Top UK health news stories of 2014
In 2014, Ebola became the biggest global health story of the year as the disease claimed thousands of lives. As the international community joined forces to help combat the outbreak in west Africa, there were concerns about the disease spreading to the UK.
Health officials made it clear the risk of Ebola coming to the UK was low, but health checks were put in place at some airports to screen passengers coming to the UK from parts of Africa.
No specific treatments or vaccines were available for the Ebola outbreak, but as the year ends, clinical trials are underway.
Among the health workers infected with Ebola was 29 year old volunteer nurse William Pooley. He was flown home to the UK for treatment at the Royal Free Hospital in north-west London – which houses a high level isolation unit (HLIU) used for treating infectious diseases. Mr Pooley was treated with the experimental treatment ZMapp.
In other news, NHS funding was rarely out of spotlight again, from decisions over funding drugs, to the future of England's Cancer Drugs Fund and the strain on hospital A&E departments.
Meanwhile, William and Kate announced that they are expecting a little brother or sister for Prince George.
'Vape' became the Oxford Dictionaries word of the year due to the growing popularity of e-cigarettes.
So what are the stories that our readers have been clicking on the most?
Here are our top 12 health stories of 2014:
1. Prolonged or heavy periods common during menopause
In April, a study confirmed what many women already know, prolonged or heavy periods are common during the menopause. US researchers followed 1,320 women in the run up to menopause. On average, periods lasted for around 6 days. However, for 78 in 100 women, bleeding lasted for 10 days or longer.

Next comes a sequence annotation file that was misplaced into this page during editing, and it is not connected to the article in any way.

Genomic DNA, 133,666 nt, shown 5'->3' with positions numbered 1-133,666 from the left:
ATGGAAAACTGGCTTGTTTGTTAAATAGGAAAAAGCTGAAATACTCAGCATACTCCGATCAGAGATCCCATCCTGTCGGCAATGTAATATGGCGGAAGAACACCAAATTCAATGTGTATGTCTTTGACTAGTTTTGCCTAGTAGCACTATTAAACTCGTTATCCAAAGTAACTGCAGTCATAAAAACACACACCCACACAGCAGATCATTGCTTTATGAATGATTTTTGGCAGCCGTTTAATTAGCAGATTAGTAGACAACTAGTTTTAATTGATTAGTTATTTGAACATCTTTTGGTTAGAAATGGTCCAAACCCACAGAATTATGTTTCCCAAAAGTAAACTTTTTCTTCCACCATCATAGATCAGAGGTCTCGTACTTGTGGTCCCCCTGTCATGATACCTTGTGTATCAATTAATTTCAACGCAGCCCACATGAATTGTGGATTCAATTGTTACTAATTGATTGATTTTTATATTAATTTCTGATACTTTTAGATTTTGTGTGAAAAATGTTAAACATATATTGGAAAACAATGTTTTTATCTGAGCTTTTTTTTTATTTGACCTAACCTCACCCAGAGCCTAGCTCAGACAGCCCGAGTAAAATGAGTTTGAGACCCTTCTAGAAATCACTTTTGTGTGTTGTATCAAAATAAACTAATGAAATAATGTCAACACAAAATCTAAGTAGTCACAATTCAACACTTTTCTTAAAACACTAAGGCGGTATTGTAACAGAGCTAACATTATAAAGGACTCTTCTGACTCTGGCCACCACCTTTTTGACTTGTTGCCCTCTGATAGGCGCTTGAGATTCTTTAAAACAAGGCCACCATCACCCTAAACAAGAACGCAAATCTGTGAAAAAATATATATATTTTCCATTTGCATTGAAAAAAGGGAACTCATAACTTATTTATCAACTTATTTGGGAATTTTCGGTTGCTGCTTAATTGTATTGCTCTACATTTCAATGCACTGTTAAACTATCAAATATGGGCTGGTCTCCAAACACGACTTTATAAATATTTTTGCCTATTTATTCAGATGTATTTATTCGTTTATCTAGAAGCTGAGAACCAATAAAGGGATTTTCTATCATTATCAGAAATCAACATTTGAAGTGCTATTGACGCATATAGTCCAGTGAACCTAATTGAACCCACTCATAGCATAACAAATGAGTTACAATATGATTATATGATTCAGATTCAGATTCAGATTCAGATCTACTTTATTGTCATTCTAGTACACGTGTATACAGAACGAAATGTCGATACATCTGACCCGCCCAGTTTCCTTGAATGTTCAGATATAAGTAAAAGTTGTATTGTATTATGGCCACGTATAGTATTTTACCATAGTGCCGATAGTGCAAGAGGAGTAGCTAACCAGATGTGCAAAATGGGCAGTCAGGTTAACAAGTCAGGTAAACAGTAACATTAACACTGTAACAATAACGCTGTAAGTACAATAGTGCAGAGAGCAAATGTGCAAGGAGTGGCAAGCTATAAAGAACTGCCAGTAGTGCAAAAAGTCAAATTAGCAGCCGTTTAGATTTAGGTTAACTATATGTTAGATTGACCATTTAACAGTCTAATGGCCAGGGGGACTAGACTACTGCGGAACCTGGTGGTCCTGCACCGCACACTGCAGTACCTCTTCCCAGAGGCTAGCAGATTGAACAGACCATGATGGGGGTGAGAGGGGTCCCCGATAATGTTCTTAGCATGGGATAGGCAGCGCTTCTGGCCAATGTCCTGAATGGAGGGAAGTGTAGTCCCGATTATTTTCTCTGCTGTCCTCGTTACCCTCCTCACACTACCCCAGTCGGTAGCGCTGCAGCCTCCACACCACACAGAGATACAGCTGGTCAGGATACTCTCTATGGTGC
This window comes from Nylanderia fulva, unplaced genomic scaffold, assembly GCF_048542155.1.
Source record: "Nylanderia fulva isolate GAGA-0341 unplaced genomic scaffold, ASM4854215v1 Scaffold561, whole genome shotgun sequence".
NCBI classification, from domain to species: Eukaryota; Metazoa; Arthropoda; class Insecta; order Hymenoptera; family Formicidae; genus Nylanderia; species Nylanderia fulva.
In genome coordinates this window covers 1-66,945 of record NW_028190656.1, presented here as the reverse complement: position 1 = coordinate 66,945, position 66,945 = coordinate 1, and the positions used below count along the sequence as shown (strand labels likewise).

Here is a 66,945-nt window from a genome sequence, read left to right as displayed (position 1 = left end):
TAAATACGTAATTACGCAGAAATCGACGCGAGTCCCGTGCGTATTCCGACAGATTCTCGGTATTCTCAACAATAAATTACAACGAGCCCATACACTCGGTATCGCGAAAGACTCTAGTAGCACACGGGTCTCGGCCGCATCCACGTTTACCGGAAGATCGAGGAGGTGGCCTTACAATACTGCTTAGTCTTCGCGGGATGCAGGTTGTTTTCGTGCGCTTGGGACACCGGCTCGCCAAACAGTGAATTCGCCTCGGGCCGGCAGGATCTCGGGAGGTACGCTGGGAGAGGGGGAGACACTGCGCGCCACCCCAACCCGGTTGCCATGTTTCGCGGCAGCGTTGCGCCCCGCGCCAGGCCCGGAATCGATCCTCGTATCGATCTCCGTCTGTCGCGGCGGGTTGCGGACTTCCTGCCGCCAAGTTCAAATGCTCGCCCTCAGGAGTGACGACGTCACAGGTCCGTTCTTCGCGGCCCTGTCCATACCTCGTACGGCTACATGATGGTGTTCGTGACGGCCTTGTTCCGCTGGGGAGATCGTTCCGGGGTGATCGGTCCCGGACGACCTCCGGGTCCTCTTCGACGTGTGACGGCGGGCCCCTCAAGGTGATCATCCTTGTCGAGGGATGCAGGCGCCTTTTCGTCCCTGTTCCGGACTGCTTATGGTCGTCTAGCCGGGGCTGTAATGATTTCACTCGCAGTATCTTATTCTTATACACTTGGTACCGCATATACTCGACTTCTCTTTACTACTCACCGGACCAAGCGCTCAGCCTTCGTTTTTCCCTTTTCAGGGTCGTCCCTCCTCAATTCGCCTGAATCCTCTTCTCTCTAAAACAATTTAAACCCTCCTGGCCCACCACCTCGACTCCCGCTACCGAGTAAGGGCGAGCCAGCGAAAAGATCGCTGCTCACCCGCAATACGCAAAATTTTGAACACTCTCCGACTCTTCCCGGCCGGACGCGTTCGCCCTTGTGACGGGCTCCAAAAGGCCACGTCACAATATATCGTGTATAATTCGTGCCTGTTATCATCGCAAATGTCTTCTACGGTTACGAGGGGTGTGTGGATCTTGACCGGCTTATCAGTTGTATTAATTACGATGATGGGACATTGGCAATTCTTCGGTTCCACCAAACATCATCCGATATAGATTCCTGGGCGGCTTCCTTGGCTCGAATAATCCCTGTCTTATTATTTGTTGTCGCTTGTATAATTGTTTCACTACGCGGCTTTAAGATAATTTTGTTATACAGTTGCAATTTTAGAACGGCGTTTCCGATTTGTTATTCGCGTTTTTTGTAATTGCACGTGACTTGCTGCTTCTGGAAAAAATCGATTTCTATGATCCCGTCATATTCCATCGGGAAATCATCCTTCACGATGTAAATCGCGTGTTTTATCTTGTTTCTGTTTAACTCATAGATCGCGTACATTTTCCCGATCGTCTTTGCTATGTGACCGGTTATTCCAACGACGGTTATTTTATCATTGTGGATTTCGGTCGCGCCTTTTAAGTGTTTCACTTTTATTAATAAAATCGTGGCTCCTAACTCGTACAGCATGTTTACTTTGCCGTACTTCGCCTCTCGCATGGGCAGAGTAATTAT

The findings in BJOG: An International Journal of Obstetrics & Gynaecology may be reassuring for women who have been concerned at period changes during menopause.
2. Doctors missing chances to diagnose COPD
In February, a UK study found that in 85% of cases, doctors are failing to spot the signs of chronic obstructive pulmonary disease (COPD) and missing the chance of early diagnosis and treatment.
The findings were published in The Lancet Respiratory Medicine. Author of the study, Dr Rupert Jones from Plymouth University Peninsula School of Medicine and Dentistry, said in a statement: "The substantial numbers of patients misdiagnosed and under diagnosed in this study is a cause for concern. It is important that COPD is diagnosed as early as possible so effective treatment can be used to try to reduce lung damage, improve quality of life, and even life expectancy."
Reacting to the study, Professor Mike Roberts, programme lead for the National COPD audit programme at the Royal College of Physicians, said efforts are underway to increase early diagnosis of COPD together with better management to help reduce hospital admissions.
By November, a report from the national COPD audit found that standards of care for patients with COPD have improved overall, but there is still wide variation and some hospitals are still not meeting national service standards.